So why mess around with statistical models based on bad data and false assumptions? There is absolutely nothing useful that is going to come out of it. Except maybe convincing oneself that he is wealthy because he is 'intelligent' and not because he was born into his social class.

bill greene writes:

Morgan, who asks for a wider search for causative factors to wealth, might enjoy Thomas J. Stanley's "The Millionnaire Mind." In an earlier book with Professor Danko, Stanley described "the millionnaire next door," and argued that it is seldom inheritance, or advanced degrees or even intelligence that builds fortunes in this country. Most of America's millionnaires are self-made, reveived no financial help to get started, and live modestly in middle class neighborhoods, drive used cars, and live below their means. I would emphasize the role of personal motivation--that comes from having little to begin with, and little help from others--that builds the self reliance and determination for an individual to lift himself by his own bootstraps. Benjamin Franklin, the son of a poor immigrant blacksmith, and who was apprenticed out at 14 years of age, served as a role model for America's rags to riches story. On my website I stress how it is common sense that builds success--for individuals as well as societies-- "The Radzewicz Rule" suggests that intelligence, at least in the soft sciences, does more harm than good. And EQ probably trumps IQ. Bill Greene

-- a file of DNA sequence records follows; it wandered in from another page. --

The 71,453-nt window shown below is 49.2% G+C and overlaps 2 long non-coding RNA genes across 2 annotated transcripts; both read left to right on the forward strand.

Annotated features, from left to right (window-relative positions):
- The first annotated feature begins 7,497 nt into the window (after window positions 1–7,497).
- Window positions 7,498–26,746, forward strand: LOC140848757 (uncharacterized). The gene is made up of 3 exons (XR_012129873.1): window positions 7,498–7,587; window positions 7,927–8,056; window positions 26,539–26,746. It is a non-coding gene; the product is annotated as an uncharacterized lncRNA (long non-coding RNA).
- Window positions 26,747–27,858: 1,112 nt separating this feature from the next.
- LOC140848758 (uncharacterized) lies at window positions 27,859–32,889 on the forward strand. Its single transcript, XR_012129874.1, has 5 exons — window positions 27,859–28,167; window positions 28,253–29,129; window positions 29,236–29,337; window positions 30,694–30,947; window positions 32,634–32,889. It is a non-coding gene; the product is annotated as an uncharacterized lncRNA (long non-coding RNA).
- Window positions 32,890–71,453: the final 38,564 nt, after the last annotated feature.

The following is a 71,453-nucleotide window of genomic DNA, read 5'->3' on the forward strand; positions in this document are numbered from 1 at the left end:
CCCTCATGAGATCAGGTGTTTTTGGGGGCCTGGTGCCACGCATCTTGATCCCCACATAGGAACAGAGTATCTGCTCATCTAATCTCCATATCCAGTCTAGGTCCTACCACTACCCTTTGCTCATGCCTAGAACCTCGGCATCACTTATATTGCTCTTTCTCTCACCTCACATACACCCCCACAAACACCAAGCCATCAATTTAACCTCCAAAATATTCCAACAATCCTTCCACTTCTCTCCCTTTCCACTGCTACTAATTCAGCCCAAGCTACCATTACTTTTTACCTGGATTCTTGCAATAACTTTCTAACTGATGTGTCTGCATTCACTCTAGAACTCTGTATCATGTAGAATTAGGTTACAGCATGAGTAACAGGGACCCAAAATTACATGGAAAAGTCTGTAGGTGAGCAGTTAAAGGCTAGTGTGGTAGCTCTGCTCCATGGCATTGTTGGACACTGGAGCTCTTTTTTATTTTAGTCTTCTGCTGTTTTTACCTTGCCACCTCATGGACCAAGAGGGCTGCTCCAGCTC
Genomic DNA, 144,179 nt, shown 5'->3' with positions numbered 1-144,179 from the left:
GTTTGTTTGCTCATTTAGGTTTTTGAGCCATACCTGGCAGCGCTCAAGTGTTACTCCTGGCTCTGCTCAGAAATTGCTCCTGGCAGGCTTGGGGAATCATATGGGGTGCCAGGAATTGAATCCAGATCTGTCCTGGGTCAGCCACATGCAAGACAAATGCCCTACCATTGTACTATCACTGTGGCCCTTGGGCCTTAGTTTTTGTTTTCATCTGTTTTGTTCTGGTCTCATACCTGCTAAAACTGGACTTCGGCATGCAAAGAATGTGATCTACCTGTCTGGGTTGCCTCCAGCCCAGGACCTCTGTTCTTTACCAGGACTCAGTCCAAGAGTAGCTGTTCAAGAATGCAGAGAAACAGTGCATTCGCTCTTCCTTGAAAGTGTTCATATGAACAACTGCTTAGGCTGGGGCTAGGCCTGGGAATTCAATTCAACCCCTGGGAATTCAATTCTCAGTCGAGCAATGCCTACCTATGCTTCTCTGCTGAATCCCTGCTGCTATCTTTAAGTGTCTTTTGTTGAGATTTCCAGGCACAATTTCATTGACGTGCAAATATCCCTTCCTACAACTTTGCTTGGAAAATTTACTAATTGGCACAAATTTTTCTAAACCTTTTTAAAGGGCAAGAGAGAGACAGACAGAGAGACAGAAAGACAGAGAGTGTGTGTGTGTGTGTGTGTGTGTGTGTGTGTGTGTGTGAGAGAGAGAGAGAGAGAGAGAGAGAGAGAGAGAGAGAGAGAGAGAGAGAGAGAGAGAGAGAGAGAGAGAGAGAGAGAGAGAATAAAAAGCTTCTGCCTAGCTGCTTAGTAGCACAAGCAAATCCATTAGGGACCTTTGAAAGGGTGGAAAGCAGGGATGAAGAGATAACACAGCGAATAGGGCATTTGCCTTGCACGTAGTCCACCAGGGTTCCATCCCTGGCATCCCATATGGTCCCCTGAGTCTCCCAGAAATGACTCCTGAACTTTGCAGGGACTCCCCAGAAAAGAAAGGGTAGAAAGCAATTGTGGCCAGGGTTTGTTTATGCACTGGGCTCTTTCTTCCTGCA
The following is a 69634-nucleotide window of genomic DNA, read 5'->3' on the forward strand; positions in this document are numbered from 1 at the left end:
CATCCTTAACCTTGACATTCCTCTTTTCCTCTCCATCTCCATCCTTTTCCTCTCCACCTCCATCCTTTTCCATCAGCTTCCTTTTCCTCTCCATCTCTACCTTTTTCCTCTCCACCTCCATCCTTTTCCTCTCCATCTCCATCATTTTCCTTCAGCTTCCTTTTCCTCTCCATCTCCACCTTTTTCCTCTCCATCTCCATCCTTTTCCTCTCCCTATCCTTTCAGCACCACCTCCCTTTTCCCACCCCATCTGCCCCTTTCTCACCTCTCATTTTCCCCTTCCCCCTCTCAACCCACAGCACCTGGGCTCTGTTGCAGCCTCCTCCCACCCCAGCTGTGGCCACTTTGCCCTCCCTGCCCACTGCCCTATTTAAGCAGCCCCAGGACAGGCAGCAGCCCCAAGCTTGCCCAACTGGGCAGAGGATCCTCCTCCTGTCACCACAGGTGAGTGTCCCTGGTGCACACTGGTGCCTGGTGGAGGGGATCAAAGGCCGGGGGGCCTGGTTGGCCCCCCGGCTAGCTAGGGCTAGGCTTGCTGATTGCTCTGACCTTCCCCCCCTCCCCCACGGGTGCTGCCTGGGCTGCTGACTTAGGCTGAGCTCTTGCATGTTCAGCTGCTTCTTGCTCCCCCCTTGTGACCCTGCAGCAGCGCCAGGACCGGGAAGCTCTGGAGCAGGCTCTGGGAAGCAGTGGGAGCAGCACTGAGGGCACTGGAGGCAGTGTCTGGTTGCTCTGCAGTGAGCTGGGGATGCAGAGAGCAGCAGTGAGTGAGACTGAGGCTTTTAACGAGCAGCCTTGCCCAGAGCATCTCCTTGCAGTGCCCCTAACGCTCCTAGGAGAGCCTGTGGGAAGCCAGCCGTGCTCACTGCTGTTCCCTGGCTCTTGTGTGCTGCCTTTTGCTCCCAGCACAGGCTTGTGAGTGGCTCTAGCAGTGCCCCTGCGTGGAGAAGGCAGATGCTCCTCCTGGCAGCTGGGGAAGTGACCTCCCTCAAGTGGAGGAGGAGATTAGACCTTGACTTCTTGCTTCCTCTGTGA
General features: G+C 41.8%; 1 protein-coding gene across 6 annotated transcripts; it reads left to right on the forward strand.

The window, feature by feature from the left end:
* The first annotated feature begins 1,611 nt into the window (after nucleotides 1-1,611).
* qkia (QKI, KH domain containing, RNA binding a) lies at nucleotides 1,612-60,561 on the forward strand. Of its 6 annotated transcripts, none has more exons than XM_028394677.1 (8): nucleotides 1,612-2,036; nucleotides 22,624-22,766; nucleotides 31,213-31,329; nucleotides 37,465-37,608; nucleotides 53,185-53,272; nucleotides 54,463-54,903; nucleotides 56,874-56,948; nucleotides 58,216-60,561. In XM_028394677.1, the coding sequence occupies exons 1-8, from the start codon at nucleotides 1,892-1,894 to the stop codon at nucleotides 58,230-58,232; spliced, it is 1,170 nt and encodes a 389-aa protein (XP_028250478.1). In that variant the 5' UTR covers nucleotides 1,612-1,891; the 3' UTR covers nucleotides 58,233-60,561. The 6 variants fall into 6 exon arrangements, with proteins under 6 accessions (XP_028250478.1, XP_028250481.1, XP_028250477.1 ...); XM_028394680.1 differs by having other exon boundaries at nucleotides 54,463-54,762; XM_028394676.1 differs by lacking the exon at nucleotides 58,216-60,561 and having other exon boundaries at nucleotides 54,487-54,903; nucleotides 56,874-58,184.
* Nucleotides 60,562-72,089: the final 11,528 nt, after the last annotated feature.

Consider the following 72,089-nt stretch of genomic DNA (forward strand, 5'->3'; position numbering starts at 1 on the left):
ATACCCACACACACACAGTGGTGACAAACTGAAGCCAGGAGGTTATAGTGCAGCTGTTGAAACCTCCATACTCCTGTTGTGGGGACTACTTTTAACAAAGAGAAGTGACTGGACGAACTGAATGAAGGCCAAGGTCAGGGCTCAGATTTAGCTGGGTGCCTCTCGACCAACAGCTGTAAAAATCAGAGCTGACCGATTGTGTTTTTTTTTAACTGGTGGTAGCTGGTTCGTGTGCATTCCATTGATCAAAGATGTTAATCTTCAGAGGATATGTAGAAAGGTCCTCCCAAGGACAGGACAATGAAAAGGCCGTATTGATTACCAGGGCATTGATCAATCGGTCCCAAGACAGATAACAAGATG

John Thacker writes: